Netanyahu’s ‘gift’ of Palestinian statehood

Statements by Israel’s prime minister give insight into the — problematic — way he views peace talks with the Palestinians. And Naftali Bennett’s emptiest threat yet.

PM Benjamin Netanyahu meets with US President Barack Obama at the White House. (Photo: Avi Ohayon/GPO)
PM Benjamin Netanyahu meets with US President Barack Obama at the White House. (Photo: Avi Ohayon/GPO)

Israeli Prime Minister Benjamin Netanyahu on Sunday reiterated one of the most problematic views that he and his government hold — that any future Palestinian state, if there ever is one, will be a painful, albeit generous gift from him to the Palestinian people.

Responding to Palestinian President Mahmoud Abbas’s intent to accede to 15 international treaties and conventions, Netanyahu said at the start of the weekly cabinet meeting: “[The Palestinians] will achieve a state only by direct negotiations, not by empty statements and not by unilateral moves.”

There are two fallacies in Netanyahu’s statement.

First is the way Netanyahu views Palestinian foreign policy. If the wrong way to join treaties is “unilaterally,” then it holds that he believes such moves should be made multi- or bi-laterally, i.e., with Israel’s consent. In other words, the Palestinians need Israel’s permission in order to conduct their own foreign policy.

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That fallacious worldview is directly related to Netanyahu’s second, more seriously flawed assertion — that the Palestinians can only achieve statehood through negotiations with Israel.

What that means is that the Palestinians have no inherent right to national self determination but rather, that a Palestinian state can be achieved only through the goodwill of its occupier and master, Israel. It follows that Israel and the Palestinians are not negotiating over the terms of a Palestinian state’s establishment, but over the validity of the very existence of [future] Palestinian state.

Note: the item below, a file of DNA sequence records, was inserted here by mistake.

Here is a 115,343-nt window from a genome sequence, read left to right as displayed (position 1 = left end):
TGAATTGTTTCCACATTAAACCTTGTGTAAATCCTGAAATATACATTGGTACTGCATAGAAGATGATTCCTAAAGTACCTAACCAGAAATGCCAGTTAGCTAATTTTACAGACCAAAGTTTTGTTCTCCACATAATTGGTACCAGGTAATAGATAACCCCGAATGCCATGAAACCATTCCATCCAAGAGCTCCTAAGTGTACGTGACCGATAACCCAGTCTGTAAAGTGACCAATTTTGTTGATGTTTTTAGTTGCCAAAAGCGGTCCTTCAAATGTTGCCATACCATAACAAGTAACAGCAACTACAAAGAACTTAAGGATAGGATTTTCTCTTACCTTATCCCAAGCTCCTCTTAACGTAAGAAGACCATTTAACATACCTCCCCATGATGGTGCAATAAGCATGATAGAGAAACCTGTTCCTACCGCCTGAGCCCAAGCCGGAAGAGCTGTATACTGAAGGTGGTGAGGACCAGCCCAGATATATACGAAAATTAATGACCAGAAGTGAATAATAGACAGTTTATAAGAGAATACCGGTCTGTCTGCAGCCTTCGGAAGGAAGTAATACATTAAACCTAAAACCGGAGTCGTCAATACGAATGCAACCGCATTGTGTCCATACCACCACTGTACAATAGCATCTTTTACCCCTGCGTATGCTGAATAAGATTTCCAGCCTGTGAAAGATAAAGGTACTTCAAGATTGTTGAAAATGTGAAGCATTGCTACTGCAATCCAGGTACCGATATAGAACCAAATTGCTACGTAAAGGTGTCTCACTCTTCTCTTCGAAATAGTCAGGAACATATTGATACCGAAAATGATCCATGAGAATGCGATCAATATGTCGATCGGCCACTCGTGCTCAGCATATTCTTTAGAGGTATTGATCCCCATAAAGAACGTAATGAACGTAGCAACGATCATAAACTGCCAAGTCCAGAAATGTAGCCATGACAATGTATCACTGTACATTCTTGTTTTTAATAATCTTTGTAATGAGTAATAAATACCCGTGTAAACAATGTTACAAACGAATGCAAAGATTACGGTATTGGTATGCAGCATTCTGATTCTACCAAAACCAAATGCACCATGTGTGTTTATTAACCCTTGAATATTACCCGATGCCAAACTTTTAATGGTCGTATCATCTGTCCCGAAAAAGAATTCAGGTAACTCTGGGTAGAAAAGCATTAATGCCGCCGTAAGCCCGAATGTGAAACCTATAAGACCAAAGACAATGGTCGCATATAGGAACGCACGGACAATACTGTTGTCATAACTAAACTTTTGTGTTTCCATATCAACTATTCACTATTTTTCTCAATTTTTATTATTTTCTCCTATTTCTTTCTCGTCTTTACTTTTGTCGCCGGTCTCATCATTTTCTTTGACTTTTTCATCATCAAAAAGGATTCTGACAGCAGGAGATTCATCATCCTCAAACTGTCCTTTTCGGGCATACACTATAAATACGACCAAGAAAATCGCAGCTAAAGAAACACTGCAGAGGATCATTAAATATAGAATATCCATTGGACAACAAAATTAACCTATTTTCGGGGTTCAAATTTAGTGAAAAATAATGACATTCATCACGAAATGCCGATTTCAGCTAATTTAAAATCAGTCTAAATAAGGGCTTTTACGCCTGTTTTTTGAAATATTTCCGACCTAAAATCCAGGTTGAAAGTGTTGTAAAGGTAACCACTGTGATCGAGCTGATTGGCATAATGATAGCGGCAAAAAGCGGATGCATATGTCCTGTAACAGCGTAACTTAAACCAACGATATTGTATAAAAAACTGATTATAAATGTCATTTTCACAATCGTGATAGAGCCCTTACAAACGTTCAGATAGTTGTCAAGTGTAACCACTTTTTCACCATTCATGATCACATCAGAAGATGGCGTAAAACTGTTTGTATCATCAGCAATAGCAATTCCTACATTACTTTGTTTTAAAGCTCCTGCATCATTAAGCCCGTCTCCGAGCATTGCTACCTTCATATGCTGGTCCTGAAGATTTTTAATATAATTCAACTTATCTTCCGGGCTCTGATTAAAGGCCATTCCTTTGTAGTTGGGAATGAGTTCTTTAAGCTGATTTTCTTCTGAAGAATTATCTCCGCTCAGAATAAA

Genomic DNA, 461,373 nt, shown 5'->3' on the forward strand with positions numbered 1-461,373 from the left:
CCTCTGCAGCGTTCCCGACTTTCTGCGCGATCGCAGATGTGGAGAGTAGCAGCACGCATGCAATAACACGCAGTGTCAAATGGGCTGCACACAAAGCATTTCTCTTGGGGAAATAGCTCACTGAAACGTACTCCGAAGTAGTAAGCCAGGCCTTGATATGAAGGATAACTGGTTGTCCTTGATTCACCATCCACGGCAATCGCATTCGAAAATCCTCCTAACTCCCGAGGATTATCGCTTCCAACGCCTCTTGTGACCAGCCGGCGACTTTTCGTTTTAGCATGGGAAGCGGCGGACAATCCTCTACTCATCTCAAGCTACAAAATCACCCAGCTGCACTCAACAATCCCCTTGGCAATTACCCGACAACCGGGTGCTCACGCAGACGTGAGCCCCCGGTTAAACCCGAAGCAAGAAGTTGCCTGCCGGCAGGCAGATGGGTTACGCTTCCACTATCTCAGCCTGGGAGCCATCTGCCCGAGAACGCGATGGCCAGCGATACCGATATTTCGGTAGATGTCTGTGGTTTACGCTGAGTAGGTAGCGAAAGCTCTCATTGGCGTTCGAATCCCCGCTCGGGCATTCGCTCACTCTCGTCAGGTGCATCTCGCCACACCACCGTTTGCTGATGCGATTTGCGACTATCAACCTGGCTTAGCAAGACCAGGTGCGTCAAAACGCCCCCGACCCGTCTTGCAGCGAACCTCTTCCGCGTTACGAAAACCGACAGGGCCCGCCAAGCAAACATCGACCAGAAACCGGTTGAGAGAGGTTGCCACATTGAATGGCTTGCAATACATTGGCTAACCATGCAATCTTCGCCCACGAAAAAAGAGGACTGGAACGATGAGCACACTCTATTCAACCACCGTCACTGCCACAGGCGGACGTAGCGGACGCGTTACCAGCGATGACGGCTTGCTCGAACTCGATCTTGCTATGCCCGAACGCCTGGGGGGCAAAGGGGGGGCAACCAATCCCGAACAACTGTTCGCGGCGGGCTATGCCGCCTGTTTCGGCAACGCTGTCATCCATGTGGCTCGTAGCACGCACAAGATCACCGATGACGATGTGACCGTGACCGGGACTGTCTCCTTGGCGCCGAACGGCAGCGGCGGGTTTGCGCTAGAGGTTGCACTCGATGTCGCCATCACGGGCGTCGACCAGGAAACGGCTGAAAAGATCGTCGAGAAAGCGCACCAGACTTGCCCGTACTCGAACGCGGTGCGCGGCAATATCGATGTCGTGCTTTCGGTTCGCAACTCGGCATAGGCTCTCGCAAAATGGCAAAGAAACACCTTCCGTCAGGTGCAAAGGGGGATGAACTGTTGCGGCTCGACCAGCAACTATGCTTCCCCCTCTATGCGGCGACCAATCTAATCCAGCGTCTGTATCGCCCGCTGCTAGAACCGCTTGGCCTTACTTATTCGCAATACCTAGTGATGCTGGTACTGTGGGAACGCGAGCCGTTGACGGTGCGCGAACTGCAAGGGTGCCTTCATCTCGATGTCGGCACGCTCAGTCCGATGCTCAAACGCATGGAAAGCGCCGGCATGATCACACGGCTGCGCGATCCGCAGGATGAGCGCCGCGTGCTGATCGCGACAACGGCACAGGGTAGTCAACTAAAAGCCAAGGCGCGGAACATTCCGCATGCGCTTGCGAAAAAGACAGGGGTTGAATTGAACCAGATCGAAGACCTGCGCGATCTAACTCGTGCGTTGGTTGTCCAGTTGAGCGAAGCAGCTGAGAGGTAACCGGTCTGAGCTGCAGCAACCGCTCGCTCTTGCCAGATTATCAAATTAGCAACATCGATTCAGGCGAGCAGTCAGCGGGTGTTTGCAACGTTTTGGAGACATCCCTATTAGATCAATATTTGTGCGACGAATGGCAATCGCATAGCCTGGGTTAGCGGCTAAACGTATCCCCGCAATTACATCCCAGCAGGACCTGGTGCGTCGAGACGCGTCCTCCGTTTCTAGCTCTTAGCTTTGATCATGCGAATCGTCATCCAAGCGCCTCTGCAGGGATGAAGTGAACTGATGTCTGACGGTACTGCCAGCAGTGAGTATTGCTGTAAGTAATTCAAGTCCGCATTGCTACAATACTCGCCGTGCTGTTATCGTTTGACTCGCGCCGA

Such thinking brings backward the concept of peace talks over a decade, to a time when a Palestinian state wasn’t even on the table.

Bennett’s emptiest threat yet

Earlier Sunday, Israeli Economy Minister Naftali Bennett made one of the more ridiculously empty threats against the Palestinians to be leveled by a senior Israeli official in a long time (save for Foreign Minister Avigdor Liberman’s plans for population transfer).

Emptier than his cohorts’ regular threats to annex portions — or all — of the West Bank, was what Bennett told Israel’s Army Radio Sunday morning (original Hebrew, English):

“We are currently preparing war crimes charges against Abu Mazen (Abbas) on two [different] rationales,” Bennett said. “One is the daily transfer of funds to Hamas, which fires rockets at Israeli citizens, and the second is the funding of terrorists and murderers themselves.”

Forget for a moment that Israel, too, transfers truckloads of cash to Hamas (Hebrew).

The truly phenomenal part of Bennett’s threat lies in the fact that in order to file war crimes charges against Abbas, Israel would need to ratify the Rome Statute. There is a very good reason Israel has not yet done so: it would open up Israeli officials to charges of war crimes, filed by the Palestinians or others.

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